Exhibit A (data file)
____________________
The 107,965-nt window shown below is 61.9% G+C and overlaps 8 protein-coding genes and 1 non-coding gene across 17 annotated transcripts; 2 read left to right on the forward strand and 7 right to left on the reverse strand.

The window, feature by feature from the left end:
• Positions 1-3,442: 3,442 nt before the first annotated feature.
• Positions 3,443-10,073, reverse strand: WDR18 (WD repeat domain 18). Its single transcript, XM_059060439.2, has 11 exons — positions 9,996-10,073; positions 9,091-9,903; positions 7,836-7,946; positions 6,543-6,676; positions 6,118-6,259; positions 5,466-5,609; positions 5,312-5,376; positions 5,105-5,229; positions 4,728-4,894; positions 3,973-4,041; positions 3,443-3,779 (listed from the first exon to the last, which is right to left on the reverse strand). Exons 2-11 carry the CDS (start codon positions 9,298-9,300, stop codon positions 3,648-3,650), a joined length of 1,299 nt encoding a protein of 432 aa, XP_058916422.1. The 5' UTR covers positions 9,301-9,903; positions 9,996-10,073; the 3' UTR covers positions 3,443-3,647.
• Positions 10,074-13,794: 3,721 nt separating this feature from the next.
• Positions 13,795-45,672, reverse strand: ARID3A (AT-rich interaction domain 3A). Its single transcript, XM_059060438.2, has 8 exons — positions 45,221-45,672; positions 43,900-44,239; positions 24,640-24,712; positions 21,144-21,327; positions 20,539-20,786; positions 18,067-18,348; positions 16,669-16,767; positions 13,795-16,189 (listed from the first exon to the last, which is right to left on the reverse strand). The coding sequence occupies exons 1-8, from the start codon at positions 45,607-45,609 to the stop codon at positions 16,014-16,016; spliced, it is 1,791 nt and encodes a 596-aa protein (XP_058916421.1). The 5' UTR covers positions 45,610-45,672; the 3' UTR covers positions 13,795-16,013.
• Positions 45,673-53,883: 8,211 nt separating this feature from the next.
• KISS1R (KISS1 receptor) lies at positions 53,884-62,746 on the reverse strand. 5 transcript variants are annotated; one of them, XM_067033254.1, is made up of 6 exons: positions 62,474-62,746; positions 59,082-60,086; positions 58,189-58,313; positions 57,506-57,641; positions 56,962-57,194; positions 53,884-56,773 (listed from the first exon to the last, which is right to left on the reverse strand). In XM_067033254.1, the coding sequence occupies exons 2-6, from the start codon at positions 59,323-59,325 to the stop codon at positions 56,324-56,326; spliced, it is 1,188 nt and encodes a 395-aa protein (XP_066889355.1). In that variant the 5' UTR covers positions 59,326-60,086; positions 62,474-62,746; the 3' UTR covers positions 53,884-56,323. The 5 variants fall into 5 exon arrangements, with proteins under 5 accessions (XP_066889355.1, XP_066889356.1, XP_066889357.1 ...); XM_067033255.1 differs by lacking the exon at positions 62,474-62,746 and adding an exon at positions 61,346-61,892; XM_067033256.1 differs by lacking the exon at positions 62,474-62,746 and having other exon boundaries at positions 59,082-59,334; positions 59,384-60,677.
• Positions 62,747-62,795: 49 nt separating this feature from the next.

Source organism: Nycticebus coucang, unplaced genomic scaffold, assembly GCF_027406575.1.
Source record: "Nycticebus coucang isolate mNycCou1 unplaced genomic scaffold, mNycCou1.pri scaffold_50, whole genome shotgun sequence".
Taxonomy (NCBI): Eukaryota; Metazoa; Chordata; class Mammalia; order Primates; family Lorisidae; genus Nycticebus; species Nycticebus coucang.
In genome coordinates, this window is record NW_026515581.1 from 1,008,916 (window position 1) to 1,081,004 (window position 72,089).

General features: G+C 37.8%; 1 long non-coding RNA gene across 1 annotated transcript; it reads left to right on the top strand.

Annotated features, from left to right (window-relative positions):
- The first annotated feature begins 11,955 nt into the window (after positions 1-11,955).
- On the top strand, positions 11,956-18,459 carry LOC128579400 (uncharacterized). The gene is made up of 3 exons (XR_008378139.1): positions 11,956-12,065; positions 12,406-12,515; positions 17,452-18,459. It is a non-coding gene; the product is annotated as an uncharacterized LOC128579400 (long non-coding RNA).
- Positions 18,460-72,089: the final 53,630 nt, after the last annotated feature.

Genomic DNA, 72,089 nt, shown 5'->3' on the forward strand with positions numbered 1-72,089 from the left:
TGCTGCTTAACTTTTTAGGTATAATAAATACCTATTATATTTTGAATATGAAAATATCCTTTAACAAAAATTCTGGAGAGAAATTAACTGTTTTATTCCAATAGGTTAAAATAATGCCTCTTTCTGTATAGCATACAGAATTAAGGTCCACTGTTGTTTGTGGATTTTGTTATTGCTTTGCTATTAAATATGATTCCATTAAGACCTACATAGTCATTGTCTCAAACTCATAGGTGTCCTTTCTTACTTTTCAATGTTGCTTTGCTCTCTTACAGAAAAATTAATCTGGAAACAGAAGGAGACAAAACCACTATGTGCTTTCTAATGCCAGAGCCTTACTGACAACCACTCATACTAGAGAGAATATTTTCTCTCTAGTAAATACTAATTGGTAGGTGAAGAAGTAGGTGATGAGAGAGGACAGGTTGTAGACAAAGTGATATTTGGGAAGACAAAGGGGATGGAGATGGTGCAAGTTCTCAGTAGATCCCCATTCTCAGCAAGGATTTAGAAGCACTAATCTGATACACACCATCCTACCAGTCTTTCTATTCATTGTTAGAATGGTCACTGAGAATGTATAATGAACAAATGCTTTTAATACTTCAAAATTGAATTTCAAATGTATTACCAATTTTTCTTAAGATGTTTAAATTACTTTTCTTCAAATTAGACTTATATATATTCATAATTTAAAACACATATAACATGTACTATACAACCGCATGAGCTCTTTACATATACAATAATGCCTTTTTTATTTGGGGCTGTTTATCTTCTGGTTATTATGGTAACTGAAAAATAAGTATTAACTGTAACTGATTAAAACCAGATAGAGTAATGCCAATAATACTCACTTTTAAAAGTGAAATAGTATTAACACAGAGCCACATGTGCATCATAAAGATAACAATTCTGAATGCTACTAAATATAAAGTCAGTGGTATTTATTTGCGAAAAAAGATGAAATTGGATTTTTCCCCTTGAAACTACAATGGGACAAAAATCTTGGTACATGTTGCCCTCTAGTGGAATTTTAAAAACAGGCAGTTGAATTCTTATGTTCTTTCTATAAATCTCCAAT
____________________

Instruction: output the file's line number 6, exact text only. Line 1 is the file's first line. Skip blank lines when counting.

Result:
• Positions 13,795-45,672, reverse strand: ARID3A (AT-rich interaction domain 3A). Its single transcript, XM_059060438.2, has 8 exons — positions 45,221-45,672; positions 43,900-44,239; positions 24,640-24,712; positions 21,144-21,327; positions 20,539-20,786; positions 18,067-18,348; positions 16,669-16,767; positions 13,795-16,189 (listed from the first exon to the last, which is right to left on the reverse strand). The coding sequence occupies exons 1-8, from the start codon at positions 45,607-45,609 to the stop codon at positions 16,014-16,016; spliced, it is 1,791 nt and encodes a 596-aa protein (XP_058916421.1). The 5' UTR covers positions 45,610-45,672; the 3' UTR covers positions 13,795-16,013.